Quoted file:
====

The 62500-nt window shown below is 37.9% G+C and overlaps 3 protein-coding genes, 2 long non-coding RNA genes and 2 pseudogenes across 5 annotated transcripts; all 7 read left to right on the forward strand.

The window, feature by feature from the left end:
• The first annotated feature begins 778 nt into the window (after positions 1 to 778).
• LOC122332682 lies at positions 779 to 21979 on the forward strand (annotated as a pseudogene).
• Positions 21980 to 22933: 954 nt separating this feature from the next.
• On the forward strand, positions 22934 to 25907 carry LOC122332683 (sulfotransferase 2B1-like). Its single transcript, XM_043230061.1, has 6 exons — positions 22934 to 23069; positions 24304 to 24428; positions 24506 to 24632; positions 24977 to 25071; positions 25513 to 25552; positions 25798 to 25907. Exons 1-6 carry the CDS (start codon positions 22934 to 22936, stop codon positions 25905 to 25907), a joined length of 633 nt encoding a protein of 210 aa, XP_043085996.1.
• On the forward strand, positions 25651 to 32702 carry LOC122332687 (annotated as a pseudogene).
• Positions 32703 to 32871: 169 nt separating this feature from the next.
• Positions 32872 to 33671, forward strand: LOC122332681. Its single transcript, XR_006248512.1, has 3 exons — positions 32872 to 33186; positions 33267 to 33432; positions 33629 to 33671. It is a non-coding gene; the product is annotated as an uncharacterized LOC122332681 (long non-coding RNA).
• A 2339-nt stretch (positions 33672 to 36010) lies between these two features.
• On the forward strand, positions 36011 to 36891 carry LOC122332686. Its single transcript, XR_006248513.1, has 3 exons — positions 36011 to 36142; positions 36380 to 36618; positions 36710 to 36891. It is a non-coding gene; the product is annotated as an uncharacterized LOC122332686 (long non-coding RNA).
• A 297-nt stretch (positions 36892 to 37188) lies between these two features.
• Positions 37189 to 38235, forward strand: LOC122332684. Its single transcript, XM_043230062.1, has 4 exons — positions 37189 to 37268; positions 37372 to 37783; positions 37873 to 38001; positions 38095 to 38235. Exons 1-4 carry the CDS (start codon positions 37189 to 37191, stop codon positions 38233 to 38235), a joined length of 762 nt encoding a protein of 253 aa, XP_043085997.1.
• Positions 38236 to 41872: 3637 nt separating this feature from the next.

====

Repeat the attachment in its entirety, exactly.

The 62500-nt window shown below is 37.9% G+C and overlaps 3 protein-coding genes, 2 long non-coding RNA genes and 2 pseudogenes across 5 annotated transcripts; all 7 read left to right on the forward strand.

The window, feature by feature from the left end:
• The first annotated feature begins 778 nt into the window (after positions 1 to 778).
• LOC122332682 lies at positions 779 to 21979 on the forward strand (annotated as a pseudogene).
• Positions 21980 to 22933: 954 nt separating this feature from the next.
• On the forward strand, positions 22934 to 25907 carry LOC122332683 (sulfotransferase 2B1-like). Its single transcript, XM_043230061.1, has 6 exons — positions 22934 to 23069; positions 24304 to 24428; positions 24506 to 24632; positions 24977 to 25071; positions 25513 to 25552; positions 25798 to 25907. Exons 1-6 carry the CDS (start codon positions 22934 to 22936, stop codon positions 25905 to 25907), a joined length of 633 nt encoding a protein of 210 aa, XP_043085996.1.
• On the forward strand, positions 25651 to 32702 carry LOC122332687 (annotated as a pseudogene).
• Positions 32703 to 32871: 169 nt separating this feature from the next.
• Positions 32872 to 33671, forward strand: LOC122332681. Its single transcript, XR_006248512.1, has 3 exons — positions 32872 to 33186; positions 33267 to 33432; positions 33629 to 33671. It is a non-coding gene; the product is annotated as an uncharacterized LOC122332681 (long non-coding RNA).
• A 2339-nt stretch (positions 33672 to 36010) lies between these two features.
• On the forward strand, positions 36011 to 36891 carry LOC122332686. Its single transcript, XR_006248513.1, has 3 exons — positions 36011 to 36142; positions 36380 to 36618; positions 36710 to 36891. It is a non-coding gene; the product is annotated as an uncharacterized LOC122332686 (long non-coding RNA).
• A 297-nt stretch (positions 36892 to 37188) lies between these two features.
• Positions 37189 to 38235, forward strand: LOC122332684. Its single transcript, XM_043230062.1, has 4 exons — positions 37189 to 37268; positions 37372 to 37783; positions 37873 to 38001; positions 38095 to 38235. Exons 1-4 carry the CDS (start codon positions 37189 to 37191, stop codon positions 38233 to 38235), a joined length of 762 nt encoding a protein of 253 aa, XP_043085997.1.
• Positions 38236 to 41872: 3637 nt separating this feature from the next.